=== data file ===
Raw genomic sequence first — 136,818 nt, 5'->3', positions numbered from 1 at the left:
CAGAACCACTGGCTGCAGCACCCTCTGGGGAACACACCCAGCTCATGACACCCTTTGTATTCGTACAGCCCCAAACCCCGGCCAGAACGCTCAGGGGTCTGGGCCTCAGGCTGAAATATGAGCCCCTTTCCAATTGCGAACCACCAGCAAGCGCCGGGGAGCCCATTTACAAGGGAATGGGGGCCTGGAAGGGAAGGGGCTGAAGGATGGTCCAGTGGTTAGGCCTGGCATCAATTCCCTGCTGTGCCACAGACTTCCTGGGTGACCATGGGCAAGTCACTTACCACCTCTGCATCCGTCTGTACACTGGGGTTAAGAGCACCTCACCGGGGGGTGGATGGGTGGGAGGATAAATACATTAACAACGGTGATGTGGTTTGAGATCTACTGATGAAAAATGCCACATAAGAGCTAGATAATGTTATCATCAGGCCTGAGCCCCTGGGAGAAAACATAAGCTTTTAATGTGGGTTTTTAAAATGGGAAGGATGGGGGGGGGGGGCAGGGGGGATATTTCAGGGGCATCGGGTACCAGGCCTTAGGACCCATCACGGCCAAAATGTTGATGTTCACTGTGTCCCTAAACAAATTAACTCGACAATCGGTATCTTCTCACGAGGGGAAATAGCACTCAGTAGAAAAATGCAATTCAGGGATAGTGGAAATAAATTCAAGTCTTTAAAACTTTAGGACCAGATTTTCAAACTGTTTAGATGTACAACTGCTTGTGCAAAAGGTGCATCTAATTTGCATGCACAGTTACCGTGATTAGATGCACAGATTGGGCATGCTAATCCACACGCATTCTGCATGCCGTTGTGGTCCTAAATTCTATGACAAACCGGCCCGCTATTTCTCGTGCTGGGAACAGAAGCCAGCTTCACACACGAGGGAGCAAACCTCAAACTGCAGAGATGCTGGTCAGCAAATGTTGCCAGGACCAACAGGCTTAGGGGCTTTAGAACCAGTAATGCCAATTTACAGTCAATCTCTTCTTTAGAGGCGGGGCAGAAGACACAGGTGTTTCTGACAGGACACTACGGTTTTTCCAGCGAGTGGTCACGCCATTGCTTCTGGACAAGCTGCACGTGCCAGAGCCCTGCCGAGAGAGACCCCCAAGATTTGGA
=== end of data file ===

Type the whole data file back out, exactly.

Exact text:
Raw genomic sequence first — 136,818 nt, 5'->3', positions numbered from 1 at the left:
CAGAACCACTGGCTGCAGCACCCTCTGGGGAACACACCCAGCTCATGACACCCTTTGTATTCGTACAGCCCCAAACCCCGGCCAGAACGCTCAGGGGTCTGGGCCTCAGGCTGAAATATGAGCCCCTTTCCAATTGCGAACCACCAGCAAGCGCCGGGGAGCCCATTTACAAGGGAATGGGGGCCTGGAAGGGAAGGGGCTGAAGGATGGTCCAGTGGTTAGGCCTGGCATCAATTCCCTGCTGTGCCACAGACTTCCTGGGTGACCATGGGCAAGTCACTTACCACCTCTGCATCCGTCTGTACACTGGGGTTAAGAGCACCTCACCGGGGGGTGGATGGGTGGGAGGATAAATACATTAACAACGGTGATGTGGTTTGAGATCTACTGATGAAAAATGCCACATAAGAGCTAGATAATGTTATCATCAGGCCTGAGCCCCTGGGAGAAAACATAAGCTTTTAATGTGGGTTTTTAAAATGGGAAGGATGGGGGGGGGGGGCAGGGGGGATATTTCAGGGGCATCGGGTACCAGGCCTTAGGACCCATCACGGCCAAAATGTTGATGTTCACTGTGTCCCTAAACAAATTAACTCGACAATCGGTATCTTCTCACGAGGGGAAATAGCACTCAGTAGAAAAATGCAATTCAGGGATAGTGGAAATAAATTCAAGTCTTTAAAACTTTAGGACCAGATTTTCAAACTGTTTAGATGTACAACTGCTTGTGCAAAAGGTGCATCTAATTTGCATGCACAGTTACCGTGATTAGATGCACAGATTGGGCATGCTAATCCACACGCATTCTGCATGCCGTTGTGGTCCTAAATTCTATGACAAACCGGCCCGCTATTTCTCGTGCTGGGAACAGAAGCCAGCTTCACACACGAGGGAGCAAACCTCAAACTGCAGAGATGCTGGTCAGCAAATGTTGCCAGGACCAACAGGCTTAGGGGCTTTAGAACCAGTAATGCCAATTTACAGTCAATCTCTTCTTTAGAGGCGGGGCAGAAGACACAGGTGTTTCTGACAGGACACTACGGTTTTTCCAGCGAGTGGTCACGCCATTGCTTCTGGACAAGCTGCACGTGCCAGAGCCCTGCCGAGAGAGACCCCCAAGATTTGGA